SYDNEY, AUSTRALIA (AP) - Satellite images show Papua New Guinea's Gulf Province rain forest intact in 1988 (left) and laid bare by logging in 2002. The images were released this week as part of a new study.
At the current rate of destruction, 53 percent of the country's rain forest—said to be the world's third largest—will disappear by 2021, according to the study of three decades of satellite imagery. Between 1972 and 2002 alone, 19.8 million acres (8 million hectares) were lost.
"It was previously thought that PNG had a very low or nonexistent rate of deforestation and degradation," study co-author Phil Shearman, of the University of Papua New Guinea, told Britain's Telegraph newspaper.
"Our study is making it reasonably clear that's not the case—indeed PNG is losing its rain forest at rates comparable to that of the Congo and to that of the Amazon."
Along with trees, unique animals and plants are expected to vanish. And because trees absorb the greenhouse gas carbon dioxide, the deforestation could encourage global warming.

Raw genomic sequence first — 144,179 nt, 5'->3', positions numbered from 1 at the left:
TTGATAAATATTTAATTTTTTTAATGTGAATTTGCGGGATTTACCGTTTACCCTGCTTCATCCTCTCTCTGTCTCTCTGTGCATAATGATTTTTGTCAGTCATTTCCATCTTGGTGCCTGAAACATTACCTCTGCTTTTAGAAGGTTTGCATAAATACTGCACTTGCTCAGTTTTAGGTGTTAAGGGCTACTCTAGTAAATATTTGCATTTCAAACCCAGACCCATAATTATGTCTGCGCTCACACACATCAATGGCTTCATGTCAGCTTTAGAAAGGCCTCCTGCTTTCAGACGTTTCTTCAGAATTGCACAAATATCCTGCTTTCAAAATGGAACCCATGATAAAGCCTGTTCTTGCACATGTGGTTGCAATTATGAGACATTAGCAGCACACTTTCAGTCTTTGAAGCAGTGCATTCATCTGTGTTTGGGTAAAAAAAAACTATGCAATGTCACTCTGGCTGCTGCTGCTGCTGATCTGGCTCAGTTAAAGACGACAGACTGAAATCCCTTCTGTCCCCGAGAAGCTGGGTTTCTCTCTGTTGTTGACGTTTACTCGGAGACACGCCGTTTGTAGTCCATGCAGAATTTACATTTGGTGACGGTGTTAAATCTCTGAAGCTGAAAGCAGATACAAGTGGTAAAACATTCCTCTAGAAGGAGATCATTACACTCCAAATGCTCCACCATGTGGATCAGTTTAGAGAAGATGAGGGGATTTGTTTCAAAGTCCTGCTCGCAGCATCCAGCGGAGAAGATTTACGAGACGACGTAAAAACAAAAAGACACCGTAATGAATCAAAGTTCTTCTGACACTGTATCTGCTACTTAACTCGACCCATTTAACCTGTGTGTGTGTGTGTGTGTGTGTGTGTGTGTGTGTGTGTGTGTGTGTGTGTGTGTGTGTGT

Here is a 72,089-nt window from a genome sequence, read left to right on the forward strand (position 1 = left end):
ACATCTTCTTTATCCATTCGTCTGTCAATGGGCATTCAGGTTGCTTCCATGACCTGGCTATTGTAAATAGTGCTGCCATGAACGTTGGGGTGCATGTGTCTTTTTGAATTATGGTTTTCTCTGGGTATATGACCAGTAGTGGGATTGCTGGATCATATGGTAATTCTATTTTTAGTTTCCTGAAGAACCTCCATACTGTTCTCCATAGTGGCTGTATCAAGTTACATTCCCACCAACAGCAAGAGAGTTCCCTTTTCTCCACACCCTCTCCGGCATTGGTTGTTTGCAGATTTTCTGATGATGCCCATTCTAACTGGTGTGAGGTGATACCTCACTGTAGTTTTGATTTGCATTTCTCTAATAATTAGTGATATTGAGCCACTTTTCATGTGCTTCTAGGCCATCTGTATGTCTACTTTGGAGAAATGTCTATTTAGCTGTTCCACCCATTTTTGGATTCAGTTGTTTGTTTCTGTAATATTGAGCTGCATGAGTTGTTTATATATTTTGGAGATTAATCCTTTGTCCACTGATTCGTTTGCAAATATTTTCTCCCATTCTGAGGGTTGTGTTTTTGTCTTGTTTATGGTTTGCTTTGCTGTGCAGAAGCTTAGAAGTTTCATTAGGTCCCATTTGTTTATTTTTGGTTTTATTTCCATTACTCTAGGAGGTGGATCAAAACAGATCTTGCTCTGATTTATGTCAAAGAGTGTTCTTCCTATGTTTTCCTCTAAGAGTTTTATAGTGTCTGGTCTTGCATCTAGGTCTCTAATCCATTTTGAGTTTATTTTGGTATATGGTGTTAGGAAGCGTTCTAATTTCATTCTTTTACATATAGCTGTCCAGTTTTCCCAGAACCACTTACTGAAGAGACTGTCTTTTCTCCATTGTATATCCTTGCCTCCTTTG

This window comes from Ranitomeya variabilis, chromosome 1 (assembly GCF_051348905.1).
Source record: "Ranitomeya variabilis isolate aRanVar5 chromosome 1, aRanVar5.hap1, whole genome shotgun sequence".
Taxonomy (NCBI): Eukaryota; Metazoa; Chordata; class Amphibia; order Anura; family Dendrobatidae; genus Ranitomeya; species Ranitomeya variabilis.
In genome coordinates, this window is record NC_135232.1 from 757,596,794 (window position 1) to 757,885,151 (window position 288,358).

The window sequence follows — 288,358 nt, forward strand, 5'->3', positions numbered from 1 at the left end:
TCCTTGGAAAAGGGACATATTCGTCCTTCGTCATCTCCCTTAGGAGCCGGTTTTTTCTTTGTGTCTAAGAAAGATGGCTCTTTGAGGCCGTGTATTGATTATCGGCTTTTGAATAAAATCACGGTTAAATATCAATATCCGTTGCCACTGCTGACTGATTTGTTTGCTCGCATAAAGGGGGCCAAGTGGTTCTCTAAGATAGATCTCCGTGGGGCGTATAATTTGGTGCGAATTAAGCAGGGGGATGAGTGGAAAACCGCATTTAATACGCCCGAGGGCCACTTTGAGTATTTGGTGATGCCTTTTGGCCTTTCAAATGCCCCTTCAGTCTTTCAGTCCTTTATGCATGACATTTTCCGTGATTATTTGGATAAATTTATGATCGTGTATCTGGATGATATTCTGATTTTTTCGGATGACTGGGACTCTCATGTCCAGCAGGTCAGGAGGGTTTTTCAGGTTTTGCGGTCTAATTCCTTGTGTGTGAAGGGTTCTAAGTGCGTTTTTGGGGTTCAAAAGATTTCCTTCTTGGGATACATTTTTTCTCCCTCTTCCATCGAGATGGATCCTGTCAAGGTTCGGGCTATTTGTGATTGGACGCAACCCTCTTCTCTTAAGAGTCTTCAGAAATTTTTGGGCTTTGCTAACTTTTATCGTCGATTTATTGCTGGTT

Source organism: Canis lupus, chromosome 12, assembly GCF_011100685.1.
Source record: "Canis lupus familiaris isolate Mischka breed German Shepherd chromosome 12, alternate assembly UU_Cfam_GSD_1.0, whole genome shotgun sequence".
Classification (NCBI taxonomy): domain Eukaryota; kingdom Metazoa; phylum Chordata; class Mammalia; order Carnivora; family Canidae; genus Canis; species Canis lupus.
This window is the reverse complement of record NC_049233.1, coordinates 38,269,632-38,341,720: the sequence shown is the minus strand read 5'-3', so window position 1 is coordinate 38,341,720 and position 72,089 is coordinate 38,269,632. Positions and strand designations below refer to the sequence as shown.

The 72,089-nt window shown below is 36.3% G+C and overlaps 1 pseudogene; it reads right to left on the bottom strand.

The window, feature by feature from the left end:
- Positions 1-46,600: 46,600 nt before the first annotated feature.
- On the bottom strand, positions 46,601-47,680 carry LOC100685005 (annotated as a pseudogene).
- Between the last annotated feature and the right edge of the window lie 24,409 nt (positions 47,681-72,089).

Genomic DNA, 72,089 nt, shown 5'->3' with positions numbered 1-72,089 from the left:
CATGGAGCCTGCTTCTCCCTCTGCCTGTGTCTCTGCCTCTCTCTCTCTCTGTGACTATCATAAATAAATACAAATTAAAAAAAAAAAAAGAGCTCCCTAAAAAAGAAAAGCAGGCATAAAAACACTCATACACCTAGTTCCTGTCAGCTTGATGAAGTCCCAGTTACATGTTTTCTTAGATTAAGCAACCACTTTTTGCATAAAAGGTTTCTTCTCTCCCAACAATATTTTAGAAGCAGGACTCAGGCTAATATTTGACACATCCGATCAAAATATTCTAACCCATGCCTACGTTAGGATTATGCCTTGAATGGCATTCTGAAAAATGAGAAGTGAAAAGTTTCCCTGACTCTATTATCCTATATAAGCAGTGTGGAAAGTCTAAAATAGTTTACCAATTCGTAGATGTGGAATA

Twenty-two million tons of carbon will be released from Papua New Guinea's forests this year as a result of logging-industry action—approximately the equivalent of the annual output of all carbon from the cars in Australia, the report's authors said.
Lee Tan of the Australian Conservation Foundation, said, "We can very confidently predict that if more of the forests are cut, there will be erosion, there will be landslides, lives lost and other calamities"—not to mention the potential loss of species diversity.
"We fear logging and other forms of degradation are wiping out the forests before we even know what is there," Tan said.
Papua New Guinean officials have proposed that the international community pay the country for preserving the forest and that loggers plant three trees for every one they remove.